Reverse detail from Kakelbont MS 1, a fifteenth-century French Psalter. This image is in the public domain. Daniel Paul O'Donnell

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Yet another example of why APC Open Access should be a non-starter

Posted: Oct 04, 2013 10:10;
Last Modified: Jan 25, 2014 14:01

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I hope to write something more detailed about the fundamental ethical problems with APC (Article Processing Charges) models of Open Access.

The short version is that they are basically a subscription charge that preserves all the bad things about paywalled access to knowledge and preserve none of the good.

  1. User subscriptions are “pay to play” in the sense readers need to pay to access the knowledge; APC charges are “pay to play” in the sense that authors need to pay them or the knowledge to get published. Either way, access requires somebody to cross a paywall. Subscriptions are better because they spread the cost more widely (and hence make access cheaper on a unit basis). Moreover, subscription doesn’t prevent the dissemination of knowledge, it only restricts access; APC restricts the dissemination to those who can pay to publish. The second is much worse and far more unethical.
  2. User subscriptions involve trading cash for assets in the sense that libraries that pay subscriptions end up with an asset they can then use—access to the knowledge. APC charges are basically extortion: universities and libraries are told that their authors will not be allowed to publish if they don’t pay somebody to let them. The end result is that the library is poorer in terms of cash and not richer in terms of assets.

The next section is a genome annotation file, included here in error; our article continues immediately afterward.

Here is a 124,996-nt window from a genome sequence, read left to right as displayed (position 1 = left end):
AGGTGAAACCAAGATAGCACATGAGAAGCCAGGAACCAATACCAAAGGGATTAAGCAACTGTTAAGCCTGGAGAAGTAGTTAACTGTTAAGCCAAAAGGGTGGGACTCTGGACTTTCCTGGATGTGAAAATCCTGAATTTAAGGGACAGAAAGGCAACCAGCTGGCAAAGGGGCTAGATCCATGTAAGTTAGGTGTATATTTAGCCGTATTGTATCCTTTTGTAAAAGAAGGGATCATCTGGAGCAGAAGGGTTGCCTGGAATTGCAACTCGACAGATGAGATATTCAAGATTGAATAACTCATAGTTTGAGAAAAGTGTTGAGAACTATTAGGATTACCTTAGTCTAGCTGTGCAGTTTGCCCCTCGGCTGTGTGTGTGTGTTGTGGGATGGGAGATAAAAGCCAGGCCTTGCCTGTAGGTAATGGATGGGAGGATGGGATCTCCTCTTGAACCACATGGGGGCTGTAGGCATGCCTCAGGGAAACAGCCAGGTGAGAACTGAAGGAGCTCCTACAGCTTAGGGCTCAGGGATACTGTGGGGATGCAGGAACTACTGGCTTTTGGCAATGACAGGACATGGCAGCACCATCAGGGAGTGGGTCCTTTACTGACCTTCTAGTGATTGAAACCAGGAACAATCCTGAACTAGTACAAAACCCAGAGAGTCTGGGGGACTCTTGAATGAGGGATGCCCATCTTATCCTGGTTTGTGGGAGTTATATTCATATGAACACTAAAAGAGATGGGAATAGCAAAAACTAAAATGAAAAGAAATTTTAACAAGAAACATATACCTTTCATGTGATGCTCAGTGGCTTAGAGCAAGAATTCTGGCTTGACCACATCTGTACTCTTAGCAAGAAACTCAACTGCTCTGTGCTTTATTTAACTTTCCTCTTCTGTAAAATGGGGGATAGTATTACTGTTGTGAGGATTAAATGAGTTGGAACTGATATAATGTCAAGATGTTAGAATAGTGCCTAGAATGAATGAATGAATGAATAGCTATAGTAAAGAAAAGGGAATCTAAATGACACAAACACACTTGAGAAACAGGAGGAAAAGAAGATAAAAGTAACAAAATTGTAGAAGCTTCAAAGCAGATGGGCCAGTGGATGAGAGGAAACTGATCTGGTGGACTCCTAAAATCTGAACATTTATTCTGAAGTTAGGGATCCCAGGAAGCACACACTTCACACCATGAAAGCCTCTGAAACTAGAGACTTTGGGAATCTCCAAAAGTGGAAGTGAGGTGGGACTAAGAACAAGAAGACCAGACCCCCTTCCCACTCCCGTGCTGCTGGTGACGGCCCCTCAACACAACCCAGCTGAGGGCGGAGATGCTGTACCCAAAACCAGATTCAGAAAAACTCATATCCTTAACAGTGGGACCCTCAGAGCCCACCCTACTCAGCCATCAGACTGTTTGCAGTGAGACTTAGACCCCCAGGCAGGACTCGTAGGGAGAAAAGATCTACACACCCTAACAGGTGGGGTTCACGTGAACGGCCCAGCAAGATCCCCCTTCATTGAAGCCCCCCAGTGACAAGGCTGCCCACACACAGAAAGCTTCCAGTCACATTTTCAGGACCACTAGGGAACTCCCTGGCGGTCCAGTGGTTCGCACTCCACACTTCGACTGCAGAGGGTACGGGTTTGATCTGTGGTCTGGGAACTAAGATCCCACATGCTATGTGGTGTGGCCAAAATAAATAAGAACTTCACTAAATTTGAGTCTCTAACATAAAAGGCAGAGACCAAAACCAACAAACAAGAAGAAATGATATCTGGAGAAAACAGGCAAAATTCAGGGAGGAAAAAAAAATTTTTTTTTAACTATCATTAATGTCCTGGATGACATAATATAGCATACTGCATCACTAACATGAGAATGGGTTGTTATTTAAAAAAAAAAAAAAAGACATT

But the real evidence that there is a problem with the APC model is the existence of predatory journals. The basic premise—pay us and we’ll publish you—is far more open to corruption than the alternative—pay us and we’ll let you read our content. In a subscription model, the press has an incentive to keep quality high—readers will not pay for garbage; in the APC model, presses have an incentive to lower quality since authors will pay to print garbage.

That subscription models are more ethical than Open Access APC charges does not mean that Open Access itself is unethical or a bad idea. The main issue is how public money is being spent. If libraries and universities that are currently willing to risk public money going to scam artists instead used those funds to support Green Open Access journals we’d be able to have the best of both worlds: free access to freely disseminated research. That would be a good use of public funds—and it is much harder to scam.

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